Saturday, 30 November 2013

Southern Belle

N'awlins, New Orleans, the city that care forgot. Whatever you chose to call this place it has a new, very intimate ickle place in my heart. We decided to go to New Orleans as a holiday from entertaining the many guests we've had recently. This is why I've been away from blogging because in the last two months EVERYONE decided to come and visit. Don't get me wrong, I'm so happy to you all finally decided to get off your asses and actually come and see us. But in the future, can you talk amongst yourselves and try to space it out please? Unable to say no to the one's we loved we ended up with 6 days alone from the beginning of October to mid November. Needless to say a city called, 'the city that care forgot' was a much needed destination for us.

New Orleans is just beautiful. The pace of life is slow and relaxed. A far cry from the constant hustle and bustle of New York. There's no pushing or shoving, people take their time enjoying life as it comes. Most of our days consisted of long walks taking in the gorgeous architecture. The streets are full of pretty quaint little houses in traditional brick or our favorite wood, decorated in an array of colors. The main objective seemed to be to get the right combination of two colors. Southern hospitality is a real thing! We encountered this as soon as we arrived on our first night. We entered a restaurant 5 minutes before closing time and were welcomed with a 'hey y'all' and anything off the menu. Only when we finished did they continue to close. It felt like an inside joke, it seemed difficult to believe that people could be that nice and polite.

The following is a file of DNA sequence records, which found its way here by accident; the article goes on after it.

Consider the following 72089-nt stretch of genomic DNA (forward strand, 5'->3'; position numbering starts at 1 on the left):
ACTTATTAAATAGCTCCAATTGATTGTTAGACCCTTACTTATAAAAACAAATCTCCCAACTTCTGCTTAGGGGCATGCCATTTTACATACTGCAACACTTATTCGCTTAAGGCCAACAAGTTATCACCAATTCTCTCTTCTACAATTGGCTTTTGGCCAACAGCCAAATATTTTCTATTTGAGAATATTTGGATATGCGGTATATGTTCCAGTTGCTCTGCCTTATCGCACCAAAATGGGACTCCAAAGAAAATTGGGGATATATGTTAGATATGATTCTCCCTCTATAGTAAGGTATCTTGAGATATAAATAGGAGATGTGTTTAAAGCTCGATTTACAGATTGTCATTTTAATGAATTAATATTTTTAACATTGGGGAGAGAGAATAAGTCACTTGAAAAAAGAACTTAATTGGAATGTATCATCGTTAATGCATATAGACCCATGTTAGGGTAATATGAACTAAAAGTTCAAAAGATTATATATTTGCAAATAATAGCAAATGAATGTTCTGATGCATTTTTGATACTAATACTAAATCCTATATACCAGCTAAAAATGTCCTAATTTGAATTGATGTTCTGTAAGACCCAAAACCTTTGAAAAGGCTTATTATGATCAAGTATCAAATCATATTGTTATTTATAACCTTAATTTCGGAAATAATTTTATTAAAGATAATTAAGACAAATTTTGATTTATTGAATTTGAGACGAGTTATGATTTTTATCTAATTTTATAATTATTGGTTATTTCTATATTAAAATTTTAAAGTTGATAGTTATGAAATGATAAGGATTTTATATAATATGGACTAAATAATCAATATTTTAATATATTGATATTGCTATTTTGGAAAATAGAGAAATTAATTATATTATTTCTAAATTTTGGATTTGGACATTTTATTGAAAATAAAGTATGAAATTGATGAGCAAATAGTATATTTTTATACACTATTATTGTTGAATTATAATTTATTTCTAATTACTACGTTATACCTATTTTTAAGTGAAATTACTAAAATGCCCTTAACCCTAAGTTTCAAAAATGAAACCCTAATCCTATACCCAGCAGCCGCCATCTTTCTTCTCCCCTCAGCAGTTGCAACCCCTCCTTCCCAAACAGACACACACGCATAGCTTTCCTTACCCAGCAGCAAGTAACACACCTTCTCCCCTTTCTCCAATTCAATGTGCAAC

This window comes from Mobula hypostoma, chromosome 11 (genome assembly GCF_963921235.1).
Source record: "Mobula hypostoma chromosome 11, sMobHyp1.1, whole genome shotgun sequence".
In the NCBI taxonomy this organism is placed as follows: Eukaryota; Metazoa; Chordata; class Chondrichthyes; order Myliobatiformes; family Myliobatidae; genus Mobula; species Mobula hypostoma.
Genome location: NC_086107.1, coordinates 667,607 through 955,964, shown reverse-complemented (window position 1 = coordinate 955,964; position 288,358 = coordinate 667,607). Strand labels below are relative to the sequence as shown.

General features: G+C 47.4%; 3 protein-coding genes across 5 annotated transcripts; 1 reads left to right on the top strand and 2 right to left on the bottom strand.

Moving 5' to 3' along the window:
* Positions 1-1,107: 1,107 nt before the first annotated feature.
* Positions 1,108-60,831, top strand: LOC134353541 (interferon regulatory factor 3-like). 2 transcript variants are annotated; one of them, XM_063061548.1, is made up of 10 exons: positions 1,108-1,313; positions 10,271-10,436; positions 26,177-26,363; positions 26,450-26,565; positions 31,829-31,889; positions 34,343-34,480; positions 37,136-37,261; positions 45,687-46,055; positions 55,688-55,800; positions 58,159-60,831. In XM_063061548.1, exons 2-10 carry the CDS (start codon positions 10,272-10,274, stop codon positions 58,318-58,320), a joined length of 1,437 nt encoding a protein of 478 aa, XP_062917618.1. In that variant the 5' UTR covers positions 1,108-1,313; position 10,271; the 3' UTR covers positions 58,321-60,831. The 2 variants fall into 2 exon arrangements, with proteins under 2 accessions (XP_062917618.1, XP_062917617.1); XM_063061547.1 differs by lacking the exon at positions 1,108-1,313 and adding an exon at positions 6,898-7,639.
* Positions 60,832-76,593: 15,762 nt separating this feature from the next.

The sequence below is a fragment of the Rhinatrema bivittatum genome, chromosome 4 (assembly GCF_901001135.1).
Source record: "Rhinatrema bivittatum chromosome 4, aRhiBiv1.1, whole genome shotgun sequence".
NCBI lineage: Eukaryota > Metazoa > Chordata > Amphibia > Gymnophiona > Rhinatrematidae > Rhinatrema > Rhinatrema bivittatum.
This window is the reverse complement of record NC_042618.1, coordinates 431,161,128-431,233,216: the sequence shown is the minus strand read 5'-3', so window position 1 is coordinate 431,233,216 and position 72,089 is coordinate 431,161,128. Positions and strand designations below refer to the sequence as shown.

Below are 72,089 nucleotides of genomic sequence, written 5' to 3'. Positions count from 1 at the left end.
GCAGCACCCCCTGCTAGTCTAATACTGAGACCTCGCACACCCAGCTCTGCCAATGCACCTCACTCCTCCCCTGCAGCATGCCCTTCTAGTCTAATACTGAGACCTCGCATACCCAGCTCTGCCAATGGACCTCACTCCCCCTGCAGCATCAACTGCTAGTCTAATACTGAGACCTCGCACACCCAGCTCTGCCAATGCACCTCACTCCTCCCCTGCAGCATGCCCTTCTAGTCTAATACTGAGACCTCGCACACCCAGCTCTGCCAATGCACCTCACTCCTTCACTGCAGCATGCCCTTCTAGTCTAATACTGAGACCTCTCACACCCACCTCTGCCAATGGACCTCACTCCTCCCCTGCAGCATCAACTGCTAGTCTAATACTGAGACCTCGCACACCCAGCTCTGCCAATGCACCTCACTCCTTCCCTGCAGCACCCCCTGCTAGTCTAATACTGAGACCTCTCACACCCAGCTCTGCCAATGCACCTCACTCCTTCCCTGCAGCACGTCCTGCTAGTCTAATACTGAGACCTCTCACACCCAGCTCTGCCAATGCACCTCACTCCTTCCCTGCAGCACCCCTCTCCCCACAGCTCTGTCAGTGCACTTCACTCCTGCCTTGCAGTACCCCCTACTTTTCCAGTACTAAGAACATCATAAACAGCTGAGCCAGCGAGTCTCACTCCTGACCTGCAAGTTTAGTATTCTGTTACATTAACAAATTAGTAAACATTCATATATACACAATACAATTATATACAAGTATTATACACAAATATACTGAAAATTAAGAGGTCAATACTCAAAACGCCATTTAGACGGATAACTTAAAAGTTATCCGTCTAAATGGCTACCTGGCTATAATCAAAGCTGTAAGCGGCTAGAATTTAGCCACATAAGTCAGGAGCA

Southern cuisine is especially amazing. I had heard good things from people that had been and it surprised me as it didn't come in the packaging that I was expecting which made it even better. Southern cooking is very homey, it's simple but jam-packed full of flavor. We made sure to try as much as possible from traditional cocktails of sazerac to the sweet deep fried pastries known as beignets (which I'm completely addicted to). The creole dishes such as gumbo and jambalaya were so tasty. We had these a couple of times but my favorite was at a place called Jacques-imo's. For our seafood fix we went to a place called Bacchanal, somewhere that you would never find as a tourist. This recommendation came from a previous n'awlins resident, located on the outskirts of town and standing alone on a block of houses facing an abandoned railway. But by far my best food experience in n'awlins was coming across the wonderful Tee Eva's Old Fashioned Pies and Pralines. This tiny place consisted of a window where you placed your order and there was only room for two tables. Tee Eva only makes pies, all different types. Unsure of the place and having already had lunch we ordered one pie each, hipster dufus wanted the crawfish pie and I the pecan. I asked to taste his and after one bite decided to go back and get my own. That's just how tasty they were. I absolutely can not wait to go back to New Orleans.